Skip to content

Subscribe to Blog via Email

Enter your email address to subscribe to this blog and you will receive our stories in your inbox.

How to (not) organize books

Posted in Home & Decor

The birthday gift arrived at lunch, in the most unremarkable packaging, unloaded from my father’s trunk: a cardboard box so large it could have contained my skinny 12-year-old frame.

The motorbike I received a year later, upon finishing middle school, didn’t delight me half as much as that crate filled with books. So many books spanning so many genres: from Huck Finn to White Fang; from Pollyanna to Greek mythology; from Italian literary classics to Calvino’s fairy tales. Enough books to last me for a year – or so my dad hoped, probably sick and tired of being dragged to the bookstore every couple of weeks by his voracious daughter.

My life and my physical space have always been filled by books. Some of my most precious possessions are stacked in cardboard boxes in my mother’s garage, for my impossibility of lugging them around the world. Those I have had an almost symbiotic relationship with still follow me around from the early days: Fitzgerald’s complete works in a leather-bound volume of pages so thin to be almost transparent; my very first copy of War and Peace in four paperbacks; Martin Amis’ The Rachel Papers and Ian McEwan’s The Cement Garden that opened my eyes to a more contemporary literature.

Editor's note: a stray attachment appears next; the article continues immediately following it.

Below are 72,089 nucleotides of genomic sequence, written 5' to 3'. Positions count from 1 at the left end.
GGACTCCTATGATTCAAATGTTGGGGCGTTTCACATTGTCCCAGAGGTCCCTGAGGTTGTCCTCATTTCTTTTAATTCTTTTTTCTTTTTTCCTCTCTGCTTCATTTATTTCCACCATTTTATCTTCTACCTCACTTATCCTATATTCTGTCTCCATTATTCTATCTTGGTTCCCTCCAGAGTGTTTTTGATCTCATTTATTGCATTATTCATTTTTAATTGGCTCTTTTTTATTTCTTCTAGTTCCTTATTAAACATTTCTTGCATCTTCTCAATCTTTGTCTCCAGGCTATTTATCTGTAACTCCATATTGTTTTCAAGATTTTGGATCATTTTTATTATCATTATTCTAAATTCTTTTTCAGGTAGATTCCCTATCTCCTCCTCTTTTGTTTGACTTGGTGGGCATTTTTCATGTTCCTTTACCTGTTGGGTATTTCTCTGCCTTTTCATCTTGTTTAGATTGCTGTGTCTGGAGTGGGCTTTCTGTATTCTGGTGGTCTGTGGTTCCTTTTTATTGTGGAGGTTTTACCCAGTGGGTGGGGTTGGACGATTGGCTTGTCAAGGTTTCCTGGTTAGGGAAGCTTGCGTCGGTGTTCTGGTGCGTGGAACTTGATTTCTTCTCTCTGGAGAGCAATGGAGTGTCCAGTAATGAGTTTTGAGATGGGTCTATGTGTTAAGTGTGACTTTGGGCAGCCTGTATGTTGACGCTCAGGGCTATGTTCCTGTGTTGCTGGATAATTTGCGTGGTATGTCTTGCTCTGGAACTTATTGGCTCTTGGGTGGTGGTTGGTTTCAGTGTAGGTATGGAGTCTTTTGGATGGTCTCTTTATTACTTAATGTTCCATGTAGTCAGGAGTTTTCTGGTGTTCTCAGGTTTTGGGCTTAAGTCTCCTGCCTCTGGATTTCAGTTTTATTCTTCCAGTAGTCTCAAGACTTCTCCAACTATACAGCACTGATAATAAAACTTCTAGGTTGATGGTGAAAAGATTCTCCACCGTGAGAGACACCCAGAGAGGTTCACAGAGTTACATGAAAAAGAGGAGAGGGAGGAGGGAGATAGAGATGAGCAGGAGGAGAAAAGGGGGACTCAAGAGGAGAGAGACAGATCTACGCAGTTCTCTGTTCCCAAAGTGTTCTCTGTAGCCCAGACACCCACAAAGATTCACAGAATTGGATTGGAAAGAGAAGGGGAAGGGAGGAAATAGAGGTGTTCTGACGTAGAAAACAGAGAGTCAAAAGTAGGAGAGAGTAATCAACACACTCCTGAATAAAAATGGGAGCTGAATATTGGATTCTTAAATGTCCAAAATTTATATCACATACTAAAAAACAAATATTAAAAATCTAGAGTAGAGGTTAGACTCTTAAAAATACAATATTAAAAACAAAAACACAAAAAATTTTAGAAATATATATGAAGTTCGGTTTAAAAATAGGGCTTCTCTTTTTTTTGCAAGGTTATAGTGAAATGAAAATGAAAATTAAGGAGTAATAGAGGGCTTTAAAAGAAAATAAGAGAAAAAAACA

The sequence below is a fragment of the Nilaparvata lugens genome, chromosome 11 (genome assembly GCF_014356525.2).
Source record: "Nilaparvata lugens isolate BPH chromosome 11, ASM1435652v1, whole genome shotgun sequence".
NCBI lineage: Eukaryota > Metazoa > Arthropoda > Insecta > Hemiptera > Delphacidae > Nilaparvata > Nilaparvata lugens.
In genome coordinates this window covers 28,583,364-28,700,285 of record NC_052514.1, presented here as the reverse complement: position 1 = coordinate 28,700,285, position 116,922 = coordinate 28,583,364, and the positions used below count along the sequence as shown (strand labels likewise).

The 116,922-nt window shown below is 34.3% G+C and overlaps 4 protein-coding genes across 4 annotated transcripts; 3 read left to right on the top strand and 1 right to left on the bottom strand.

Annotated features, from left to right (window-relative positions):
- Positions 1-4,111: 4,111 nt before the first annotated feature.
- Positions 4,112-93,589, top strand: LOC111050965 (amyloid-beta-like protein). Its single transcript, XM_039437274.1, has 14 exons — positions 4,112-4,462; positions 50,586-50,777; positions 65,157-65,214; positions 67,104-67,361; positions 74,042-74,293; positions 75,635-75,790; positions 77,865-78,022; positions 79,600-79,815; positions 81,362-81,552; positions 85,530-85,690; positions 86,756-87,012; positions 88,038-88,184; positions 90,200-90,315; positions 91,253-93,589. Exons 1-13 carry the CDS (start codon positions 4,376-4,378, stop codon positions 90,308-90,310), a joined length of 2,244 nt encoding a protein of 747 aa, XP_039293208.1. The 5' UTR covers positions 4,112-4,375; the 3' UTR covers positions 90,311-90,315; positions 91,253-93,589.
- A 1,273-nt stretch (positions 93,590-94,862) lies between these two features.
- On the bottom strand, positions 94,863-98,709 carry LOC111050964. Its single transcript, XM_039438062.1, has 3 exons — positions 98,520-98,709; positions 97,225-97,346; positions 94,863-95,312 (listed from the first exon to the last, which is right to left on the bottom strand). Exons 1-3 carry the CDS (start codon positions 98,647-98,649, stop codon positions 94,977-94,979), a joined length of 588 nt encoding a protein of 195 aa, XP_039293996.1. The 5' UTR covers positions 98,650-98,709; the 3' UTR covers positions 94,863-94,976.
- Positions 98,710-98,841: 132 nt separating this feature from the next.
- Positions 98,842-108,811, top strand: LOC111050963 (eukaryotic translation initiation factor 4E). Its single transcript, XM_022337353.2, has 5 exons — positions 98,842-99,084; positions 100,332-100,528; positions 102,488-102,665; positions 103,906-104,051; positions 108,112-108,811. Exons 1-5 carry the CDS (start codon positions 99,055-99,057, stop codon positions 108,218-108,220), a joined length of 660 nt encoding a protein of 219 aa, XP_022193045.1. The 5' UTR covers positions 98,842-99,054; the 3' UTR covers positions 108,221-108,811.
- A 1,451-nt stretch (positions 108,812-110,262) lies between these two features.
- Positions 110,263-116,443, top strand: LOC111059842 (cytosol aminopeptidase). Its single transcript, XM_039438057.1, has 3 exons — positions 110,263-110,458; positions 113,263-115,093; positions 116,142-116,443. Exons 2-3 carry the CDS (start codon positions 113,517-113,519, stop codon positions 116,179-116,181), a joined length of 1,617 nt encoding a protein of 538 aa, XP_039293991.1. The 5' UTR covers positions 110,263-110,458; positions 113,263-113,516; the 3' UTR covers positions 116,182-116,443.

Now I am having a reckoning of sorts with the volumes that have filled my shelves and my head, even if, a few years ago, long before the appearance of Marie Kondo, I made a pact with myself that, upon finishing every book, I would ask myself two questions:

  • did the book give me so much pleasure I was bound to open it again to look for specific passages?
  • was I likely to re-read it?

If the answer was no to both questions, the book had to find its way out of my house. By and large, I have stuck to the promise.

Nonetheless, physical books still find their way in because I cannot resist a used bookstore, especially when I travel, or because I participate in book exchanges or will pick up orphan books here and there that look interesting. The result is a jumble of book piles that represent what I still have to read and shelves everywhere filled beyond capacity.

books at oval stationThere is a method to my madness but I can’t claim it foolproof, especially if I am looking for something in a hurry. After a brief stint working in a bookstore, I adopted their conventional method of shelving: by subject.

Hence, I have a section for travel, one for health, one for yoga and so on and on but the rub is that the bulk of my collection is taken up by fiction and literature. And finding what I am looking for is akin to finding the way out of a maze – could it be in the living room’s bookcase, or my office? Maybe the guest room?

I read with a touch of envy a bevy of charming posts dedicated to color coordinating books and I flirt with the idea of doing the same but, as pleasing to the eye as it might be, it also requires a photographic memory of all the covers if I am ever to find anything again. Not likely.
I tried alphabetizing but, then again, once a shelf is full, the system requires too much rearranging.